Treatments for Cancer
Treatments for Cancer:
The general goal of treatment of cancer is to bring about a complete remission of the disease, in which there is no longer any sign of the cancer in the body. The prognosis for people with cancer varies greatly depending on the specific type of cancer, location and stage of advancement of the cancer, age of the patient, general health status, and other factors.
Treatment plans for cancer are individualized for each individual's specific case. Treatment varies depending on the type of cancer, the size of the tumor, its location, the stage of advancement, a patient's age and medical history, the presence of other sites of cancer in the body, and other factors.
Treatment for cancer is best planned and delivered by a team of specialists in cancer care. These specialists generally include medical oncologists, radiation oncologists, surgical oncologists, and registered nurses who specialize in cancer care.
Treatment of cancer may include surgery to remove all or part of the cancerous tumor. The amount of tumor removed varies depending on its size and location and other factors. In some cases, it may not be possible to remove any or any portion of a tumor because the cancer is too advanced and/or because surgical removal may affect healthy tissue and cause permanent damage or even death.
Treatment of cancer may also require radiation therapy. Radiation therapy can help to shrink a tumor and help ensure that any cancer cells that remain after surgery have been killed. Radiation therapy may also be used for people who cannot have their tumors removed. Chemotherapy is another common therapy for cancer. Chemotherapy uses antineoplastic drugs to kill cancer cells.
It may also be recommended that a person with cancer enroll in a clinical trial that is testing promising new therapies and treatments for cancer. Ensuring good nutrition and pain control and minimizing disability are also key elements of a multifaceted cancer treatment program.
Regular follow-up care is also a very important after treatment to help monitor a patient's treatment and progress and to address any problems or complications promptly.
For some people whose cancer has progressed to a very advanced stage, the goals of treatment may change. Treatment may shift away from curing the disease and focus on measures to keep a person comfortable and maximize the quality of life. This treatment is often administered through a hospice program.
Treatment List for Cancer
The list of treatments mentioned in various sources
includes the following list.
Always seek professional medical advice about any treatment
or change in treatment plans.
Alternative Treatments for Cancer
Alternative treatments or home remedies that have been listed as possibly helpful for Cancer may include:
Cancer: Marketplace Products, Discounts & Offers
Products, offers and promotion categories available for Cancer:
Cancer: Research Doctors & Specialists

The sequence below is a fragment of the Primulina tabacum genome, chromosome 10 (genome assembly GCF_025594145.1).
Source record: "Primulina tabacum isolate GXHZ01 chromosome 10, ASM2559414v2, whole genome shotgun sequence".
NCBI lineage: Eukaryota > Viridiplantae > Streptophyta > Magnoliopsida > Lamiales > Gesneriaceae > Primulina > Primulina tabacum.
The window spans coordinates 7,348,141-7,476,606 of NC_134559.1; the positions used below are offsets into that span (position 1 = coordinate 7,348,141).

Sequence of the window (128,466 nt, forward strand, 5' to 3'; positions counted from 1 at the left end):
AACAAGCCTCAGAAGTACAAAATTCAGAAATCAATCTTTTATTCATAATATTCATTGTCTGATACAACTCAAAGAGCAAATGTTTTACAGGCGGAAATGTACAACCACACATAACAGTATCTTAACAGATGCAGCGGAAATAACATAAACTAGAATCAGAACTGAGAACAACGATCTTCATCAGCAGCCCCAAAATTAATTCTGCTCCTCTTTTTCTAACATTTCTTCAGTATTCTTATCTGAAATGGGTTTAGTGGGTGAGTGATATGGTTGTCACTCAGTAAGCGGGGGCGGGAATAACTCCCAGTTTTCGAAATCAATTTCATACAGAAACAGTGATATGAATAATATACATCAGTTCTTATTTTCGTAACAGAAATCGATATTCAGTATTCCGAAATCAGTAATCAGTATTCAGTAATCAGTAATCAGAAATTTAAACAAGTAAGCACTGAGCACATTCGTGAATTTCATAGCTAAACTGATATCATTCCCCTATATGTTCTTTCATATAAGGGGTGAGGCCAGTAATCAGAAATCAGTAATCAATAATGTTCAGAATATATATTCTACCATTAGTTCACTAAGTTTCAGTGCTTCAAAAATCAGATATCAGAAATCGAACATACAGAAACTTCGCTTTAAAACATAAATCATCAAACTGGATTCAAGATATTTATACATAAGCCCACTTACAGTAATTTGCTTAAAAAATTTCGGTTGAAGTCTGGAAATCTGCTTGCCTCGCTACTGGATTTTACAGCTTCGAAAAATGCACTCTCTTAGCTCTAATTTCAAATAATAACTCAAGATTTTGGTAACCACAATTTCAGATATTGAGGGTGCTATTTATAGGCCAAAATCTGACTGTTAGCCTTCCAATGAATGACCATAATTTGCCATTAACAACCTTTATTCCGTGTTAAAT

Research all specialists including ratings, affiliations, and sanctions.
Drugs and Medications used to treat Cancer:
Note:You must always seek professional medical advice about any prescription drug, OTC drug, medication, treatment
or change in treatment plans.
Some of the different medications used in the treatment of Cancer include:
- Methotrexate - used as part of combination therapy for various cancers
- Abitrexate - used as part of combination therapy for various cancers
- Folex - used as part of combination therapy for various cancers
- Folex PFS - used as part of combination therapy for various cancers
- Mexate - used as part of combination therapy for various cancers
- Mexate AQ - used as part of combination therapy for various cancers
- Rheumatrex Dose Pack - used as part of combination therapy for various cancers
- Trexall - used as part of combination therapy for various cancers
Hospital statistics for Cancer:
These medical statistics relate to hospitals, hospitalization and Cancer:
- 133,482 admissions to private hospitals for procedures on chemotherapy and radiation oncology in Australia 2001-02 (AIHW National Hospital Morbidity Database, Australiaís Health 2004, AIHW)
- 135,535 admissions to public hospitals for procedures on chemotherapy and radiation Oncology in Australia 2001-02 (AIHW National Hospital Morbidity Database, Australiaís Health 2004, AIHW)
- 210,738 patient days spent in private hospitals were for chemotherapy and radiation oncology in Australia 2001-02 (AIHW National Hospital Morbidity Database, Australiaís Health 2004, AIHW)
- 354,832 patient days spent in public hospitals for procedures in chemotherapy and radiation oncology in Australia 2001-02 (AIHW National Hospital Morbidity Database, Australiaís Health 2004, AIHW)
- 81.7% of hospitalisations for procedures on chemotherapy and radiation Oncology were single day in public hospitals in Australia 2001-02 (AIHW National Hospital Morbidity Database, Australiaís Health 2004, AIHW)
- more hospital information...»
Hospitals & Medical Clinics: Cancer
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on hospital and medical facility performance and surgical care quality:
Medical news summaries about treatments for Cancer:
The following medical news items
are relevant to treatment of Cancer:
Discussion of treatments for Cancer:
Cancer: NWHIC (Excerpt)
Cancer is treated with surgery, radiation therapy, chemotherapy,
hormone therapy, or biological therapy. The doctor may use one method or a
combination of methods. The choice of treatment depends on the type and
location of the cancer, whether the disease has spread, the patientís age
and general health, and other factors. Many cancer patients take part in